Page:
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The Win-Win of Senior Volunteering

by Erwin Tan

This post originally appeared on the White House blog on July 15, 2011.

On Wednesday July 12, 2011, I was honored to participate in a White House event on senior volunteerism and service. At the event, Melody Barnes, Director of the White House Domestic Policy Council, explained that seniors in service creates a “win-win” situation—communities benefit from the volunteers and the volunteers benefit from the act of serving.

Senior Corps is based on the premise that Americans 55 and older are a national resource that can be mobilized to serve communities across America. Through the Retired Senior Volunteer Program (RSVP), Foster Grandparent Program, and Senior Companion Program– Senior Corps volunteers make communities safer, stronger, and healthier; and improve the lives of millions of our most vulnerable citizens. As Ms. Barnes put it, “Senior volunteers change communities.”

Today, Americans over 65 represent 13% of our population. By the year 2030, that number will be 20%. But while some may talk about how the aging of America is a problem to be solved, we at Senior Corps believe it an opportunity for both individuals and communities. Last year, more than 440,000 Senior Corps volunteers provided 98 million hours of service – estimated to be worth $2 billion. Senior Corps is part of the Corporation for National and Community Service (CNCS), a federal agency. The federal investment in national and community service allows our nation to address important national issues by empowering communities.

Heisung Lee of Fairfax County, VA, described how she worked with both the Fairfax County Area Agency on Aging and RSVP to create meals on wheels program that specifically serves the local Korean community. Meals on Wheels, which comes from the first Older Americans Act, represents a national consensus that all Americans have a right to food security. However CNCS believes that communities are often best able to identify both the problems they face and the solutions that work. That's what Heisung Lee did in creating the Korean Meals on Wheels program for Fairfax County.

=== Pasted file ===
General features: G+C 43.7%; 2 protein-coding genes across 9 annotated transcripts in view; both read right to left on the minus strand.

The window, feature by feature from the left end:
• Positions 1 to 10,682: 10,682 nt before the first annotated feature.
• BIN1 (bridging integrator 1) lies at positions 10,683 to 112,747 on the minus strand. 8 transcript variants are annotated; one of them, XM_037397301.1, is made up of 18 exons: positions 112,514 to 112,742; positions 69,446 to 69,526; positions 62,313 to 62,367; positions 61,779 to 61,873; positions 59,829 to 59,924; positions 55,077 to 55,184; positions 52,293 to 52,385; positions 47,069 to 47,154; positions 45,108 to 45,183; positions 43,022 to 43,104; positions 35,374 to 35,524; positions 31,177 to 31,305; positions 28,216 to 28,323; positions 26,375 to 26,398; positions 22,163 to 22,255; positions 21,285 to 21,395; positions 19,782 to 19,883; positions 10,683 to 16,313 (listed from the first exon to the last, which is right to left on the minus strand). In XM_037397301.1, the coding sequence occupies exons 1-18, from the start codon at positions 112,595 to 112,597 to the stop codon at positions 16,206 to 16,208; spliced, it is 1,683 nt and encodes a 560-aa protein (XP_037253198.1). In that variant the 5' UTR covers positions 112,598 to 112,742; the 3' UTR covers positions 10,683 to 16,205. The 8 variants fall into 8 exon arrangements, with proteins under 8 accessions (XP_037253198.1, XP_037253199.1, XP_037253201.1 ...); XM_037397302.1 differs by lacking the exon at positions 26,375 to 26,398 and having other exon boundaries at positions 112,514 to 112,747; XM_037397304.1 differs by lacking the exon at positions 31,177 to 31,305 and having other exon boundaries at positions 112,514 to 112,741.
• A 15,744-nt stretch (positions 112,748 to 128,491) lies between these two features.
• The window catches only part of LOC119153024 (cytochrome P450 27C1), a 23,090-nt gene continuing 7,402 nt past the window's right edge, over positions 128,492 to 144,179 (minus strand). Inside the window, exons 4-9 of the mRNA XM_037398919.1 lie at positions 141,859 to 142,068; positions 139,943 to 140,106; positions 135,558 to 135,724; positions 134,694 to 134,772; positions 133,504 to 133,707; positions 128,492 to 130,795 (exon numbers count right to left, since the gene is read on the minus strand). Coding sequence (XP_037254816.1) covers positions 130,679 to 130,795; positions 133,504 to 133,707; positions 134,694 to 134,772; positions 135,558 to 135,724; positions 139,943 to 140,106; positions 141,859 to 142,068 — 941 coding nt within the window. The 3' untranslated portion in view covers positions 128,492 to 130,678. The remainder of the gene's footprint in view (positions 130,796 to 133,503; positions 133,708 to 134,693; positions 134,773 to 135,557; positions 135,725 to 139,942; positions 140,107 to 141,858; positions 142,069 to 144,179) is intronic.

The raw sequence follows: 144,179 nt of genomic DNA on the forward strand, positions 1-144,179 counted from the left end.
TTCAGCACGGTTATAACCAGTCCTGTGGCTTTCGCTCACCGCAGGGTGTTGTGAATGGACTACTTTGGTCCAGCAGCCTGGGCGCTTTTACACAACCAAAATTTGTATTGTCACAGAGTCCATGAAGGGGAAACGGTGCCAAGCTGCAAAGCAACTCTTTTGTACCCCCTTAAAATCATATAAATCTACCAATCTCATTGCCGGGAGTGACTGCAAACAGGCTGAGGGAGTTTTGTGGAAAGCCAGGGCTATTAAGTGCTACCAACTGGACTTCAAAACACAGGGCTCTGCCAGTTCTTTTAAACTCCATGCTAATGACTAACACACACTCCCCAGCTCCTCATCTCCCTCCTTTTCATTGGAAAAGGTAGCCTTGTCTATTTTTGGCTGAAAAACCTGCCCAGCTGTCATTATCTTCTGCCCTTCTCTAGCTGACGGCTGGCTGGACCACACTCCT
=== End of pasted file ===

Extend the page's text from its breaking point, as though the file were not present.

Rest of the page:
National and community service is about investing in our communities so they can identify and solve their most important challenges. In her opening remarks at the event, Valerie Jarrett, Senior Advisor to President Obama, explained to the group of senior volunteers, “Your work is right in the President and First Lady's wheelhouse.” Given the “win-win” situation it creates, senior volunteer programs should be in everyone's wheelhouse.

This year has seen the first Baby Boomer turn 65 -- the traditional age of retirement. The Boomer generation is the most educated and healthiest group of people over 55 that America has ever seen and they are looking for ways to give back to their communities. Pearl Arlene Hunt of Silver Spring, MD, for example, is a retired nurse who volunteers with the Montgomery County Long Term Care Ombudsman, a U.S. Administration on Aging program.

This program allows her to use the skills she has developed over a lifetime to help residents in nursing homes and assisted living sites receive the care and dignity we all deserve. Eunice Joyner who volunteers with the Foster Grandparent Program in Petersburg, VA, talked about serving children with special needs. Their work with two age groups that represent some of the most vulnerable members of society demonstrates that the needs of older Americans do not have to be pitted against the needs of the rest of America. In fact, an America that is “senior friendly” will also be “children friendly.”

But it's not only communities that see benefits from service; senior volunteers experience positive physical and psychological health benefits, including lower rates of depression and other diseases. The Health Benefits of Volunteering, a report produced by the Corporation for National and Community Service, found that in adults age 65+, the positive effects of volunteering on physical and mental health is due to the personal sense of accomplishment an individual gains from his or her volunteer activities, leading to lower rates of depression among older Americans who do volunteer service.

Then there are the intangible rewards that are equally important. Perhaps Ken Charvoz, a retired police officer who volunteers with OASIS in Tucson, AZ, said it most clearly today. Volunteering, he said, “gives us a reason to get up and get going. That's our paycheck.” And Barbara Jones Burton, a Foster Grandparent in Richmond, VA talked about how the students she tutors and mentors treat her as a “rock star” every day.

Senior Corps matches volunteers age 55+ with assignments in their communities that meet critical needs. Yet research has shown that the main reason people don't serve is that they weren't asked. Today I am asking. If you have a passion, we can find you a project.

Dr. Erwin Tan is Director of Senior Corps and the Strategic Advisor for Veterans and Military Families at the Corporation for National and Community Service.

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